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Sir John Vanbrugh, 1664–1726, British

Kings Weston, Bristol: Entrance Front Elevation

Former Title(s):

King's Weston House, Gloucestershire, Entrance Elevation

ca. 1710
Pen and brown ink with gray wash over graphite on thin, slightly textured, cream laid paper to a scale of 1/8 inch to 1 foot
Sheet: 14 1/2 × 18 5/8 inches (36.8 × 47.3 cm)

Inscribed on verso in graphite, upper left: "Kings Weston | Cf [Vils.] [Bit] I, 46"

Watermark: IV and fleur-de-lis within crowned cartouche and W below

Credit Line:
Yale Center for British Art, Paul Mellon Collection
Copyright Status:
Public Domain
Accession Number:
Drawing & Watercolors-Architectural
Prints and Drawings
Subject Terms:
architectural subject | Baroque | country house | Palladian
Associated Places:
Bristol | England | Gloucestershire | United Kingdom
Associated People:
Vanbrugh, Sir John (1664–1726), playwright and architect
Accessible by request in the Study Room [Request]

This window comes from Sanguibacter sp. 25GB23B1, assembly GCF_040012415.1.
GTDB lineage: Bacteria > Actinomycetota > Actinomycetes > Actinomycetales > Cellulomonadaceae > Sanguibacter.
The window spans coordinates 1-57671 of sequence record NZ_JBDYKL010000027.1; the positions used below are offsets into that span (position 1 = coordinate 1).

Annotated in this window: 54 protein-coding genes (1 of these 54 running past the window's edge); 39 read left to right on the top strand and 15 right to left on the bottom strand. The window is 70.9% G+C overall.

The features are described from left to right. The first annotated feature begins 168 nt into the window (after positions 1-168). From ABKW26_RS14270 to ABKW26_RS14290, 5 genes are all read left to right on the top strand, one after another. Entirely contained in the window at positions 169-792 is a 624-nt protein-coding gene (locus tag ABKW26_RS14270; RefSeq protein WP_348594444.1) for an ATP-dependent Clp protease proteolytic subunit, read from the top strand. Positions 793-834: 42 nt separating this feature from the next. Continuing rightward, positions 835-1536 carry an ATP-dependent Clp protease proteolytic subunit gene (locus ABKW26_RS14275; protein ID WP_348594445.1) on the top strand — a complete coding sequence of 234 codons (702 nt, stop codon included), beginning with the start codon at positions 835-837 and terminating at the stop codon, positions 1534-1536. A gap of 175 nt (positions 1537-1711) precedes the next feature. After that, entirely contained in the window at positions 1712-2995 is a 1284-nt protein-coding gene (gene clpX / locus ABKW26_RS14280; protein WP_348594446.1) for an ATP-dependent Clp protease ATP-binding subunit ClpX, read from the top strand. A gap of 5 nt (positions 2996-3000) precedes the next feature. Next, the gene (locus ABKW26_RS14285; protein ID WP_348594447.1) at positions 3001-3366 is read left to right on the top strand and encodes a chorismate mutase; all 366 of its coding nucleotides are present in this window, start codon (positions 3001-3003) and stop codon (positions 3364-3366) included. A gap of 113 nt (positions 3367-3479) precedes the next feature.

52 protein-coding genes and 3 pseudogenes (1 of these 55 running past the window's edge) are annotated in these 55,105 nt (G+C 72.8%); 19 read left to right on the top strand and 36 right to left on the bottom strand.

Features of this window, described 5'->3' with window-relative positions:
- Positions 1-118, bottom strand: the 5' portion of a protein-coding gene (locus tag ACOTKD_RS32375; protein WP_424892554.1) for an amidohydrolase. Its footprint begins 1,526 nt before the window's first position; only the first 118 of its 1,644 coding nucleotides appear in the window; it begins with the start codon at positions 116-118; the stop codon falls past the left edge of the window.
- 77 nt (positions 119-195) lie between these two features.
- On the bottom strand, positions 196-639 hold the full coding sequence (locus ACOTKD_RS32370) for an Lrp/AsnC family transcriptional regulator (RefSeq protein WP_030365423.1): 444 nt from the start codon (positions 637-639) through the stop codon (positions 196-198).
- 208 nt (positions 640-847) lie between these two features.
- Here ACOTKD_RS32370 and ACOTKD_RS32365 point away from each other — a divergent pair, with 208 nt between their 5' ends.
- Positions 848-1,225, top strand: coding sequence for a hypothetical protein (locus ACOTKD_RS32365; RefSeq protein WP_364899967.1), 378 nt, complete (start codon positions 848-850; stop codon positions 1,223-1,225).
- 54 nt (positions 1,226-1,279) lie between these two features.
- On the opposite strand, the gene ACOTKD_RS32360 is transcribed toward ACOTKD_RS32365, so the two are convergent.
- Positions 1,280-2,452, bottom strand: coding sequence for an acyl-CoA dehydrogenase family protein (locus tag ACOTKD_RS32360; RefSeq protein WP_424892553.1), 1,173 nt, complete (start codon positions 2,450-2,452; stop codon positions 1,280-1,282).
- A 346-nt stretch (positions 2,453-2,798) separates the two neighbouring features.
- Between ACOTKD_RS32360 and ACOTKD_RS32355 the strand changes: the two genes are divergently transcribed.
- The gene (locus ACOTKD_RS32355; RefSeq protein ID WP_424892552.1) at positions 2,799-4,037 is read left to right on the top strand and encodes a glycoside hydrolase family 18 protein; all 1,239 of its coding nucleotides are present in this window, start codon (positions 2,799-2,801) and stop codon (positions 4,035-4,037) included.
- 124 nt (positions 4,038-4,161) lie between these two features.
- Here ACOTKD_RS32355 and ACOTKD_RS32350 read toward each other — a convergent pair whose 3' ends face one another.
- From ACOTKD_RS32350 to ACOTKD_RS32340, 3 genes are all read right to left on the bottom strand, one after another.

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This is part of a set of John Vanbrugh drawings for Kings Weston drawings at the Yale Center for British Art (B1977.14.1235–39). Kings Weston was one of Vanbrugh’s smaller commissions but also one of his finest. The house was built at the peak of the architect’s career, as he was completing Blenheim Palace and Castle Howard. Edward Southwell, a moderate Tory and chief secretary to the lord lieutenant of Ireland, commissioned the design in 1710 to replace the existing sixteenth-century house. Built on a hillside overlooking the Bristol Channel, Kings Weston has a compact plan and a roofline characteristic of Vanbrugh’s style. The exterior has a monumental simplicity, with a restrained decorative scheme that is punctuated by a bold portico of Corinthian pilasters and a whimsical arcaded chimney stack. Inside, the house circulates around the central stairwell. Plans and an elevation of the building were published in Colen Campbell’s first volume of Vitruvius Britannicus (1715). The house was altered by Robert Mylne from 1763. This elevation shows the entrance front on the building’s south side. The drawing appears to have been altered in Vanbrugh’s own hand to include two large decorative urns on the roofline and wisps of smoke emitting from the chimney stack. The entrance front is shown as it was built, with the bold Corinthian portico and the prominent roofline. The arcaded chimney stack, unique to Vanbrugh, is silhouetted against the sky and is a recurring element in Vanbrugh’s designs, as in Eastbury Park, Dorset.

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